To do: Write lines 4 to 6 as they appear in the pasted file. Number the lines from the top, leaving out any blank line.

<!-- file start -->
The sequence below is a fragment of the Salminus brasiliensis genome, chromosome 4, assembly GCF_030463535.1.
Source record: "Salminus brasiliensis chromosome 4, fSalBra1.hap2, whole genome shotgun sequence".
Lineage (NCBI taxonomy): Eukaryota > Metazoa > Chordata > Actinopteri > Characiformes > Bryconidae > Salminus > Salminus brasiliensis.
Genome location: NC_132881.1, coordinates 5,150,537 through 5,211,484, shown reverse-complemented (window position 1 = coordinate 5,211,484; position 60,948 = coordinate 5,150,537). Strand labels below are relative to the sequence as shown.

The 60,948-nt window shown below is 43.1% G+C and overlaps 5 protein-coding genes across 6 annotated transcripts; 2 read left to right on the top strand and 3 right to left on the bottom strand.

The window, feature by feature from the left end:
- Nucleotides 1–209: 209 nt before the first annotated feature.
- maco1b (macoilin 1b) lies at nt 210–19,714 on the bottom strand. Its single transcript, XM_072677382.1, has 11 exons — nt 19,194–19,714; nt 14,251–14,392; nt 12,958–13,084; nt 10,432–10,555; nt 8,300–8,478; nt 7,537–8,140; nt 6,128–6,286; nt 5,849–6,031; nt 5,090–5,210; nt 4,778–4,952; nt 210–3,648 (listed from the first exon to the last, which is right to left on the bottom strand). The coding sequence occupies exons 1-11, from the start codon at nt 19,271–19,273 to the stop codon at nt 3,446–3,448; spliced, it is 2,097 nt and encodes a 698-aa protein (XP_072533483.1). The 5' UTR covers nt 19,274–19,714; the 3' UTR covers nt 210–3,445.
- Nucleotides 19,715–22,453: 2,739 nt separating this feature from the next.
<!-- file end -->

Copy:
Genome location: NC_132881.1, coordinates 5,150,537 through 5,211,484, shown reverse-complemented (window position 1 = coordinate 5,211,484; position 60,948 = coordinate 5,150,537). Strand labels below are relative to the sequence as shown.

The 60,948-nt window shown below is 43.1% G+C and overlaps 5 protein-coding genes across 6 annotated transcripts; 2 read left to right on the top strand and 3 right to left on the bottom strand.

The window, feature by feature from the left end: